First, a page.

Tutorial 5: Aleksandr Drozd, Anna Rogers "Text Representation Learning and Compositional Semantics"
- Day 1 (Nov.17), 15:00-16:30
- Room 1102 (11th floor)
- Speaker: Aleksandr Drozd (RIKEN), Anna Rogers (University of Massachusetts (Lowell))
Natural language processing is a fast-growing field, with a rapid evolution of approaches and models. In the last 6 years, we have come a long way from word embeddings to contextualized representations to pre-trained transformers, with numerous success stories for NLP system performance on question answering, text classification, machine translation and other tasks.
Despite the successes, we are still very far from reliable verbal reasoning, and one of the unresolved issues is semantic compositionality. It is not only a practical challenge, but also a theoretical one, as there is still no consensus on what a compositional representation of morphologically complex word, phrase or a sentence should be like.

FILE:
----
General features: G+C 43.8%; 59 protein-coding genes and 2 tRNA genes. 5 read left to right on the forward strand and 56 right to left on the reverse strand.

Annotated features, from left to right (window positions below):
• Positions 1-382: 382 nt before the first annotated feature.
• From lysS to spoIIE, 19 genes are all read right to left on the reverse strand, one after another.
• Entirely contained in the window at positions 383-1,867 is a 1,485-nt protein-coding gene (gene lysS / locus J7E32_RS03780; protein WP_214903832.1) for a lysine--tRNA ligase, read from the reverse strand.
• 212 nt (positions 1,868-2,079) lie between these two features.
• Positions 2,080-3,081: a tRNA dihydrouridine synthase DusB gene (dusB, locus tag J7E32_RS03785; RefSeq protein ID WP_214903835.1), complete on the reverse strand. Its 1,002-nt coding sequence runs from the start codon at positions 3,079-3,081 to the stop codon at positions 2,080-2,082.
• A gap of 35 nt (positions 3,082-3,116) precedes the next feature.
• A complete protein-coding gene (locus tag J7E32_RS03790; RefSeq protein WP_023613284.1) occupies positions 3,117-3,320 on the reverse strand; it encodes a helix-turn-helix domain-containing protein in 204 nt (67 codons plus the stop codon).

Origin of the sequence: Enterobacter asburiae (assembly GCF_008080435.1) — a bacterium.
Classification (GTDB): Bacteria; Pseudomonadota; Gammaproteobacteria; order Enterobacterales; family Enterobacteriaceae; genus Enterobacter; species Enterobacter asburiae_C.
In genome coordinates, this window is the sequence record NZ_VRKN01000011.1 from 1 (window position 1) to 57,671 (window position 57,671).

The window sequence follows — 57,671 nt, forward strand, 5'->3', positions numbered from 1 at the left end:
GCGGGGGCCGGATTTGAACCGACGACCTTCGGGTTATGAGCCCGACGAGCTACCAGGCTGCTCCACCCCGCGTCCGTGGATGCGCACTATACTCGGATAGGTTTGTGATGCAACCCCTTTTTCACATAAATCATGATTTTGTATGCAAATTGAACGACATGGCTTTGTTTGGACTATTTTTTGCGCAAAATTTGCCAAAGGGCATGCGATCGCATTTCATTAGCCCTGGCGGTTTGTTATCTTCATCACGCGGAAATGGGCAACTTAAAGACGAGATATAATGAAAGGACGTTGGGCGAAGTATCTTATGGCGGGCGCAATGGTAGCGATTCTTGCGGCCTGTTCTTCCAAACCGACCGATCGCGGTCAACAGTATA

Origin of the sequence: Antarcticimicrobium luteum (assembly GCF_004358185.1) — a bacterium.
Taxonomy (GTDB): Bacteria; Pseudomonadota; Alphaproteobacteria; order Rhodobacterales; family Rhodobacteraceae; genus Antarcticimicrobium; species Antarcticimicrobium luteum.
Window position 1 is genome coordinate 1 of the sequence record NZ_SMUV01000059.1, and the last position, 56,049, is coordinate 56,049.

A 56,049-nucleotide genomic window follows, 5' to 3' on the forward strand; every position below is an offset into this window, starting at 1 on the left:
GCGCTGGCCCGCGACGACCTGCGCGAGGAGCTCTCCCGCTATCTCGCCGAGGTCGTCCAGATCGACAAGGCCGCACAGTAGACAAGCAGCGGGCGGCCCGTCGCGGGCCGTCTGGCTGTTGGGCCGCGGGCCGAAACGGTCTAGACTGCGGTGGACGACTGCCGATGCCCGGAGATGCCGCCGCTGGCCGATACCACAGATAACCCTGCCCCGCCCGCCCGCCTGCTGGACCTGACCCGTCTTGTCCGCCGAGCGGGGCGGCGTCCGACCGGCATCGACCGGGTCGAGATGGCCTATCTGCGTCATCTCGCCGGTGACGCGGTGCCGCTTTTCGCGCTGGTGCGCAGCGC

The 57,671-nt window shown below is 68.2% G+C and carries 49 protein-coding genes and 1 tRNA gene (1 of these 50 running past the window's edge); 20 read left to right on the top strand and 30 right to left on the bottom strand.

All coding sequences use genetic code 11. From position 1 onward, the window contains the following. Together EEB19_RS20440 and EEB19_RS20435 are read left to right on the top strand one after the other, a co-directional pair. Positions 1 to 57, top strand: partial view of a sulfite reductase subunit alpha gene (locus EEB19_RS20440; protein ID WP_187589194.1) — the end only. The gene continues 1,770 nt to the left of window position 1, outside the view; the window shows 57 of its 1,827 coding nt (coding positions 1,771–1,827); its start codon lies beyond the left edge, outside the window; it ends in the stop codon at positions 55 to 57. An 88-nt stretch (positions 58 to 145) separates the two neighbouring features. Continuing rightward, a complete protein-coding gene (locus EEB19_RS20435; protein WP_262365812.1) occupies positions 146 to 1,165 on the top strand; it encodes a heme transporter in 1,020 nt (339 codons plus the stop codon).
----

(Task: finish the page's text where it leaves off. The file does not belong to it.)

This tutorial provides an introduction to both state-of-the-art NLP models and aspects of linguistic theory in which they are explicitly or implicitly grounded, particularly compositionality. We will overview of the latest proposals for representing words, sentences, and texts, as well as the discussion of interpretable components in meaning representations. In addition, we will discuss some of the problems with the current evaluation methodology and frequently used benchmarks.
Aleksandr Drozd is a research scientist at RIKEN Center for Computational Science, High Performance Artificial Intelligence Systems Research Team. His interests lie at the intersection of high performance computing and artificial intelligence, particularly areas like learning and evaluating text representations. Aleksandr holds a Ph.D. degree from the Department of Mathematical and Computing Sciences at the Tokyo Institute of Technology (Japan).
Anna Rogers is a post-doctoral associate in the Computer Science Department at Text Machine lab, University of Massachusetts (Lowell). She works at the intersection of linguistics, natural language processing, and machine learning. Anna holds a Ph.D. degree from the University of Tokyo (Japan). Her current projects span intrinsic evaluation of word embeddings, compositionality, temporal and analogical reasoning.